In this special issue of Israel Medical Association Journal (IMAJ) is to expose readers to the continuous efforts of the IDF-MC to fulfill its mission by promoting research in multiple medical fields, including trauma, ambulatory care, health administration. In addition, in this issue of IMAJ, authors discuss the unique collaboration with the civilian system during the coronavirus disease 2019 (COVID-19) pandemic.

Trauma and trauma-related injuries are the main focus of military medical research. Ben-Avi and colleagues [2] described outcomes of emergent exploratory thoracotomies on military casualties and addresses parameters that may impact the survival of these casualties. Minervini [3] further discussed the issue. Bez et al. [4] researched the impact of isolated versus non-isolated traumatic brain injuries on injury identification and decision-making by care providers in austere scenarios. Tsur and co-authors [5] described the characteristics of a unique type of terror attack: vehicle ramming.

Additional examples of treatments provided in the military prehospital arena were analyzed by Nakar and colleagues [6] who discussed how to assess pain medications administered to trauma casualties in the past two decades by IDF-MC care providers. Rittblat et al. [7] further described the use of freeze-dried plasma, a blood component used in the prehospital arena and administered via intraosseous vascular access.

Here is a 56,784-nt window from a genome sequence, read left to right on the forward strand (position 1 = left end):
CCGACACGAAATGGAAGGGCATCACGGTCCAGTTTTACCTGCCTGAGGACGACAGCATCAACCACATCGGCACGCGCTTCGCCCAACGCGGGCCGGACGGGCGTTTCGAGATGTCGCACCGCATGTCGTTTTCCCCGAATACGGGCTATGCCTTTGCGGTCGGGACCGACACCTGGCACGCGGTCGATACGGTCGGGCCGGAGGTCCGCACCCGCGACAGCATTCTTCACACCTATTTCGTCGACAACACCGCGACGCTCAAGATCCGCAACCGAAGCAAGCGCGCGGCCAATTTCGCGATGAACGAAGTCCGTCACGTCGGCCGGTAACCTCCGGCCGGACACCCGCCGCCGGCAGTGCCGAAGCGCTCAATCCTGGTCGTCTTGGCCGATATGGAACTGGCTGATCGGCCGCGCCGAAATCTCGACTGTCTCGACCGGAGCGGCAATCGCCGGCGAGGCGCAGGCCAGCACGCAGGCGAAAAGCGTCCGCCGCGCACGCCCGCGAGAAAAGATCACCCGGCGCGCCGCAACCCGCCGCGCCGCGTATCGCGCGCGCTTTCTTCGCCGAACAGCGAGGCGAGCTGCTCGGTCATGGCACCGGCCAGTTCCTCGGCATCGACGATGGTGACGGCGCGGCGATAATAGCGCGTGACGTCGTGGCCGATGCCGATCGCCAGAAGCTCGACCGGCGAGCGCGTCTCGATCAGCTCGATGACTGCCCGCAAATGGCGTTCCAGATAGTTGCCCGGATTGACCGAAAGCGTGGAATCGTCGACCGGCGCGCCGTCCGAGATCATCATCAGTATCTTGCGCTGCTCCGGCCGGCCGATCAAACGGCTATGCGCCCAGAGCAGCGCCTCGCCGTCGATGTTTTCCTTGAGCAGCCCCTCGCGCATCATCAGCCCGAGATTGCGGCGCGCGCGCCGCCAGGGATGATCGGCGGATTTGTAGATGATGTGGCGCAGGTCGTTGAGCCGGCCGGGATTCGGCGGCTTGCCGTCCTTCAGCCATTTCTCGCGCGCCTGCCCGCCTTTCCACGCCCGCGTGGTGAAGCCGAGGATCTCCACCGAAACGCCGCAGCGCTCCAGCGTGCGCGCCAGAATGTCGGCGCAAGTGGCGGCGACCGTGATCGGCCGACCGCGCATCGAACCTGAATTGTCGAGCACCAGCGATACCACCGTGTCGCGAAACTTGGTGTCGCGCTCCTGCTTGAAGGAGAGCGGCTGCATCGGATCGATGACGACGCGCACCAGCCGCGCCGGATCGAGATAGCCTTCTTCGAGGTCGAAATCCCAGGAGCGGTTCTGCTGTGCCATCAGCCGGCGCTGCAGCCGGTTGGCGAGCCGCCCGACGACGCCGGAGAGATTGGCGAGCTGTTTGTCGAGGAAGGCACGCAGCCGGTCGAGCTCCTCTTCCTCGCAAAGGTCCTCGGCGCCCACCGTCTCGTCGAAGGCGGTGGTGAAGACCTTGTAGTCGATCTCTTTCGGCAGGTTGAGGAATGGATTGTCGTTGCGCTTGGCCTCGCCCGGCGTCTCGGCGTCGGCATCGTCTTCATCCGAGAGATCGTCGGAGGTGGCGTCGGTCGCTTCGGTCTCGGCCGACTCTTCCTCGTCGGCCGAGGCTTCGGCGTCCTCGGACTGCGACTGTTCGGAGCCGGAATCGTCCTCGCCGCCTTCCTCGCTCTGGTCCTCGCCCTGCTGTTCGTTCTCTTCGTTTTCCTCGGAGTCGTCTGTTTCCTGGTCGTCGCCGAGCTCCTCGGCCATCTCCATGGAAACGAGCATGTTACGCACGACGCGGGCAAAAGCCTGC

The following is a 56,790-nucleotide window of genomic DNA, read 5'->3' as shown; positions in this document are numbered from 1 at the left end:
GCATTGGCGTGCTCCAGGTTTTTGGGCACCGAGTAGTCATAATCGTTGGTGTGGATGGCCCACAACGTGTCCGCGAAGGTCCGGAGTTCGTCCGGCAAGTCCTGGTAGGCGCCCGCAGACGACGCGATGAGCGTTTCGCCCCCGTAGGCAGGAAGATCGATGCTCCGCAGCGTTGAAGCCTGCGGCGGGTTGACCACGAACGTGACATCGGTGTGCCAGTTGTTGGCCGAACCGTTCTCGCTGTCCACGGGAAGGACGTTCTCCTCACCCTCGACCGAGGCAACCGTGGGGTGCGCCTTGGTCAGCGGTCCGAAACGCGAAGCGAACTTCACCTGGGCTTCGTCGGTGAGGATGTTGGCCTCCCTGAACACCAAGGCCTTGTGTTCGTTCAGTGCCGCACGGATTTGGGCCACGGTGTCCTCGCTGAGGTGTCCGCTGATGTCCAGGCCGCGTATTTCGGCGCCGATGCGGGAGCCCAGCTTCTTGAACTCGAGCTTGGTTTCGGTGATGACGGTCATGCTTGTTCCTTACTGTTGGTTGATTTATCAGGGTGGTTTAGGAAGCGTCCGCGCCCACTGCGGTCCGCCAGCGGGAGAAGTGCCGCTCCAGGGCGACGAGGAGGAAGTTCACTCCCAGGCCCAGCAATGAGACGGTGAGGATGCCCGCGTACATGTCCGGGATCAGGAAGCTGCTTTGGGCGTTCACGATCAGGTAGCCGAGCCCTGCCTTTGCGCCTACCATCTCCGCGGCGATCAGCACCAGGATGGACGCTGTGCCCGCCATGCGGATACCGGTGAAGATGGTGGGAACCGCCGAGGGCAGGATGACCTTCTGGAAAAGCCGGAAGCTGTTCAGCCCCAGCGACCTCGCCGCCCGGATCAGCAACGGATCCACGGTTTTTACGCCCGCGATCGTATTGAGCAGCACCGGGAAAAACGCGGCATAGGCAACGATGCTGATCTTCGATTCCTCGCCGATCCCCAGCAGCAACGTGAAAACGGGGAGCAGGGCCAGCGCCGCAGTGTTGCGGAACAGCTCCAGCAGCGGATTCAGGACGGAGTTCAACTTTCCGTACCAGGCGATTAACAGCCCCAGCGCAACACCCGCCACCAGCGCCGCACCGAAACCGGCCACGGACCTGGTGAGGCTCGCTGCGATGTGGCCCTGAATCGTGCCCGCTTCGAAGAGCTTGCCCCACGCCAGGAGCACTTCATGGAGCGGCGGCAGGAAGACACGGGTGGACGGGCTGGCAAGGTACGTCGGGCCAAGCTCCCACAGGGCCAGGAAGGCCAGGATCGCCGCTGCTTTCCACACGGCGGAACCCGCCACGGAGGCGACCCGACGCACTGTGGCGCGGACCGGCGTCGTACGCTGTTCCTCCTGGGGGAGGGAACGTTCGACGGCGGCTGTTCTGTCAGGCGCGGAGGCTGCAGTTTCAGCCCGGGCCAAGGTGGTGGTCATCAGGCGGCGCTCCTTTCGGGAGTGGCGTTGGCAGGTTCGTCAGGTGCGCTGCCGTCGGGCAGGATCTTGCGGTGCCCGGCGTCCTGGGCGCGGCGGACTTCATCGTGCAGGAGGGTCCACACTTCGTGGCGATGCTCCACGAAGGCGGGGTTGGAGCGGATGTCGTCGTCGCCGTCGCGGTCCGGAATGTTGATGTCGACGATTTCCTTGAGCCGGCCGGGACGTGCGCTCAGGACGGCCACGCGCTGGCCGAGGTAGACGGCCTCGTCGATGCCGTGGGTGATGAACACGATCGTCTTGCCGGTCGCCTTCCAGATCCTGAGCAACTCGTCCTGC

The IDF-MC is a continuously changing organization emphasizing the adoption of advanced technologies and devices. Chen et al. [8] presented a blinded study on the use of point-of-care ultrasound and remote telementored ultrasound by inexperienced operators, and Sorkin et al. [9] described the BladeShield 101: a novel device for the battlefield designed to continuously measure vital signs and medical treatment provided and to transfer data through roles of care.

In this special issue of IMAJ, authors also discusse gender-related aspects at the core of medical treatment. Segal et al. [10] examined whether missed injuries were related to the medical provider's gender, while Gelikas et al. [11] assessed whether treatment with analgesia was associated with casualty gender in the military prehospital trauma setting